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January 9, 2018

Book Notes - Colin Winnette "The Job of the Wasp"

The Job of the Wasp

In the Book Notes series, authors create and discuss a music playlist that relates in some way to their recently published book.

Previous contributors include Bret Easton Ellis, Kate Christensen, Lauren Groff, T.C. Boyle, Dana Spiotta, Amy Bloom, Aimee Bender, Jesmyn Ward, Heidi Julavits, Hari Kunzru, and many others.

Colin Winnette's The Job of the Wasp is an unforgettable and unique Gothic horror novel.

Kirkus wrote of the book:

"Winnette has conjured a profoundly unsettling story from the murky depths of his imagination; once it clicks, giggles, and slithers into your mind, it's nearly impossible to dislodge."

In his own words, here is Colin Winnette 's Book Notes music playlist for his novel The Job of the Wasp:

I had a problem writing this book, in that the feeling the entire time was that I couldn’t write fast enough to keep up with the voice. A lot of times, it’s the other way, but this narrator had so much to say and only so much time to say it, so I sped along and did all I could to keep pace. So, while I normally spend a lot of time fussing with the music, adjusting my chair, or de-furring our foolishly velvety couch, this time I didn’t do much outside of typing, talking to myself, spinning my hands in the air, drinking from a plastic measuring pitcher of water, and taking ibuprofen when the headaches came. I got a lot of those while writing this book. That doesn’t typically happen either. It’s possible something was very wrong with me at the time.

1. Arvo Pärt – Silentium: Senza moto

The first time I listened to this I was driving up a mountain through a snowstorm to a town called Wolf Creek, where I planned to camp. The whole thing was a bad idea, but I survived, and learned that not every dangerous thing leaves you with a cool story to tell.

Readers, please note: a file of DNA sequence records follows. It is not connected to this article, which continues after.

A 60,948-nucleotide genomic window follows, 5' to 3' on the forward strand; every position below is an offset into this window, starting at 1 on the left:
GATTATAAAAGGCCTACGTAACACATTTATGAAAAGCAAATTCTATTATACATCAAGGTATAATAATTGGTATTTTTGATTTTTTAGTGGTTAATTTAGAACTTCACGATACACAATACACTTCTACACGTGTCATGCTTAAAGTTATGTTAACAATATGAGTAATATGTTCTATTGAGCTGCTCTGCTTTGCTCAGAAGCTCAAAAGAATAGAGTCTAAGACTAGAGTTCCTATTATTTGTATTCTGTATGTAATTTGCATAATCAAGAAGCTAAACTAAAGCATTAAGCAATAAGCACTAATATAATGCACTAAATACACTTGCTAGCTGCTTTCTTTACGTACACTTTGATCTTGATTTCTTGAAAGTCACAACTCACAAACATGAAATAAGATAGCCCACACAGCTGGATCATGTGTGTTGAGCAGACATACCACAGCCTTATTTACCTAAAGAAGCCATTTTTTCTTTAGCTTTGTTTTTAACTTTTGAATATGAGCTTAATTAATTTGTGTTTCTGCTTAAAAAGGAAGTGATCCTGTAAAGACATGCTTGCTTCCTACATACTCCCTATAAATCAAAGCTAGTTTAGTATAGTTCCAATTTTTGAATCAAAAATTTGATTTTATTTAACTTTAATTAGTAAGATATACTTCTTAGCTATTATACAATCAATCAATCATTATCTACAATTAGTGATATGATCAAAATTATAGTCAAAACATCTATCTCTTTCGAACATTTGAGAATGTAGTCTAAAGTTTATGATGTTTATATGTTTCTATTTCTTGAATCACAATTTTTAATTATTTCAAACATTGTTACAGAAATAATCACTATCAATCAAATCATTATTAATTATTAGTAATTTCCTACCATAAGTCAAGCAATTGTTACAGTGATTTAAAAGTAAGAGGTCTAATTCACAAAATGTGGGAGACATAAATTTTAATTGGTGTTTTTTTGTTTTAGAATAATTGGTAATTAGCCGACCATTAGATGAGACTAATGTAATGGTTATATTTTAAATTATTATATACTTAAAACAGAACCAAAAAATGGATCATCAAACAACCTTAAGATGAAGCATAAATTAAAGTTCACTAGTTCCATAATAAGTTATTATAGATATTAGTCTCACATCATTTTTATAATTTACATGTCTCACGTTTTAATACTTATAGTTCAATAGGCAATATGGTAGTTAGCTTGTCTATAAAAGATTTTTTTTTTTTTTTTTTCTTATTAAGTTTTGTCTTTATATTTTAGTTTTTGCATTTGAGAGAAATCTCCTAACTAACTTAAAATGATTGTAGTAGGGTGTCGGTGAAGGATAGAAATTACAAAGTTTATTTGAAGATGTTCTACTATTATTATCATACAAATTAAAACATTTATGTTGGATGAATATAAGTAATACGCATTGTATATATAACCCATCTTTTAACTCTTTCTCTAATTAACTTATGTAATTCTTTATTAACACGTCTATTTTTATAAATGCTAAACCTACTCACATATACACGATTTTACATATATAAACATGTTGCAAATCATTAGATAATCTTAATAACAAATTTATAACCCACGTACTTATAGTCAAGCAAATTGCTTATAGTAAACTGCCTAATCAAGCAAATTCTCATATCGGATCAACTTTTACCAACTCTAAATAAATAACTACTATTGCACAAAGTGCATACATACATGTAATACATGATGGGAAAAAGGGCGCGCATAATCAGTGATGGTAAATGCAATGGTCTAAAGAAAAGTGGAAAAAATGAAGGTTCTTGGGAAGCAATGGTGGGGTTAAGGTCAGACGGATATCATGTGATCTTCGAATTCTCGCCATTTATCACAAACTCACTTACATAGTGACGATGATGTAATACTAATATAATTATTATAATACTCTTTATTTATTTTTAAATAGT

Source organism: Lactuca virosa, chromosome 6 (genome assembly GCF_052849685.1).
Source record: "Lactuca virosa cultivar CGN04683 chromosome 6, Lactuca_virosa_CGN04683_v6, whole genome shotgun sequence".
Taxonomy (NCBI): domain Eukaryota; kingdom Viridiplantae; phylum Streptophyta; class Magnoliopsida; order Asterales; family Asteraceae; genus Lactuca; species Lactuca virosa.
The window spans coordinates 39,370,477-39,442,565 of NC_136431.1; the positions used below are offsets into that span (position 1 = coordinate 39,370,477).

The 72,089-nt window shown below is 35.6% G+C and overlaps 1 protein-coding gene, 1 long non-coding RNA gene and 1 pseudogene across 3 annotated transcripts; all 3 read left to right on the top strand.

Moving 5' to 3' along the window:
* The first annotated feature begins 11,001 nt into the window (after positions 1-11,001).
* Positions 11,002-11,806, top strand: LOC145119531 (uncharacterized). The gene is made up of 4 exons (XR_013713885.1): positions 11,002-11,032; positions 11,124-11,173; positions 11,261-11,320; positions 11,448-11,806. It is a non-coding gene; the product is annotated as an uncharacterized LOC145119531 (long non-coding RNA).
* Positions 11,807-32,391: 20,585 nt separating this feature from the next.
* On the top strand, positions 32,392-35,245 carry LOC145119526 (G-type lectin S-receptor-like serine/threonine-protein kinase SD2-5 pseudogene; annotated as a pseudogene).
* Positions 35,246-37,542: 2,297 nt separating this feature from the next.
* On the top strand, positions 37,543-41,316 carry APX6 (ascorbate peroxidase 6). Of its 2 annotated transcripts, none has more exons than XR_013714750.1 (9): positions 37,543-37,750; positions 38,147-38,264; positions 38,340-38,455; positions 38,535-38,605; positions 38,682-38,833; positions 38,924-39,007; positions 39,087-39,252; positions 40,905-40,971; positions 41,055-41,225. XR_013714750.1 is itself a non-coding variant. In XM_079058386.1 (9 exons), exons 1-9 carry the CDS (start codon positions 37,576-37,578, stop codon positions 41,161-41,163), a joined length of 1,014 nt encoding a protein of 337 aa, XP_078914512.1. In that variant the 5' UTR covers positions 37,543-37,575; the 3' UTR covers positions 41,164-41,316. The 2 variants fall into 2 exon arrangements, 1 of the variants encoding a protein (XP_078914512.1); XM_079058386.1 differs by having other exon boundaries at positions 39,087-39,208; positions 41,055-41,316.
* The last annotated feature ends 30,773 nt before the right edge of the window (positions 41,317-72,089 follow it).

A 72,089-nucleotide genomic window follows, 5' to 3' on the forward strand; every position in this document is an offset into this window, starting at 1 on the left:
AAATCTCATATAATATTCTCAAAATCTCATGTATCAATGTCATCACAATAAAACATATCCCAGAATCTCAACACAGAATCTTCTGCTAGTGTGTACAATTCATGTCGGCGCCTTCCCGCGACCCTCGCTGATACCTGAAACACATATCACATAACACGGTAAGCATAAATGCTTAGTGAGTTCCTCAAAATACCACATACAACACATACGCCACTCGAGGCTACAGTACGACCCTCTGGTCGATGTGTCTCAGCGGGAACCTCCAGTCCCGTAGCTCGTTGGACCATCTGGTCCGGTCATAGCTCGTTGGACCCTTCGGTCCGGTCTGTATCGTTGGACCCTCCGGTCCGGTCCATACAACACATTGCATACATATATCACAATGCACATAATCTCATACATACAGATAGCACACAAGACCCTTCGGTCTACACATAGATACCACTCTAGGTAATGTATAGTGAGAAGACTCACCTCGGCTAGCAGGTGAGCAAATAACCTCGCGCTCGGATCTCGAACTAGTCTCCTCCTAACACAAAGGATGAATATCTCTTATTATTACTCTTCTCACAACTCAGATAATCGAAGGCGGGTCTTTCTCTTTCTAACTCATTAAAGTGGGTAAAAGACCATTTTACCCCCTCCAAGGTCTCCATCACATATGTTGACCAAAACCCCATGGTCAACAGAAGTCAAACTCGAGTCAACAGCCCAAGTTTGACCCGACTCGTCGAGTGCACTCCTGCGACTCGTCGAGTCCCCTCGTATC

2. Steve Jablonsky – Freddy’s Coming For You

I feel like so many writers have very cool taste in music, and provide recommendations that can really just open your eyes to everything out there that you’re missing. Me, I spend a lot of time listening to things like this creepy haunted house-like track from the 2010 reboot of Nightmare on Elm Street. While the remake isn’t even in the same league as the original film, the old soundtrack doesn’t get under my skin in the same way. It’s got cool synths and stuff. I bet people own it on vinyl. Anyway, what a horrific and terrifying movie. Real talk? I’m in a dark bar now, very red and green in its color palette, and I’m listening to this song to make sure it’s the right one, and the bar music cut out the moment I put it on. Everyone is sitting very quietly, almost like it’s a dream I’m about to start seeing as such. I’m just sitting here in a safe place, feeling scared. It’s that moment when you realize you were wrong in what you thought was happening. The world isn’t at all what it seemed to be only moments before. And everything is about to take a turn for the worse.

3. The Vaccines – Somebody Else’s Child

When this book was announced, they categorized it as horror, which is a genre it owes a great deal to. Writing it, though, I mostly felt kind of melancholy and excited and like everything is funny if you look at it in the most desperately accepting way. I guess The Vaccines were lauded as yet another return to guitar rock at some point. Because of algorithm-based music selection, I wind up listening to stuff like this. Stuff I don’t necessarily like, but hooks into something I’m feeding on. Like, I don’t care about this song at all. I only know I put it on a lot while I was writing this book and it brought me consistently back to a certain tone, a lonely feeling that had a self-centered kind of generosity behind it that reminded me of a part of the narrator that I couldn’t deny. This way of being open to other people out of the belief that they might help you fix the problems you’re having. Anyway, the song was tonally right in some way, or had the right blend of ignorability and longing. Thanks, GooglePlay.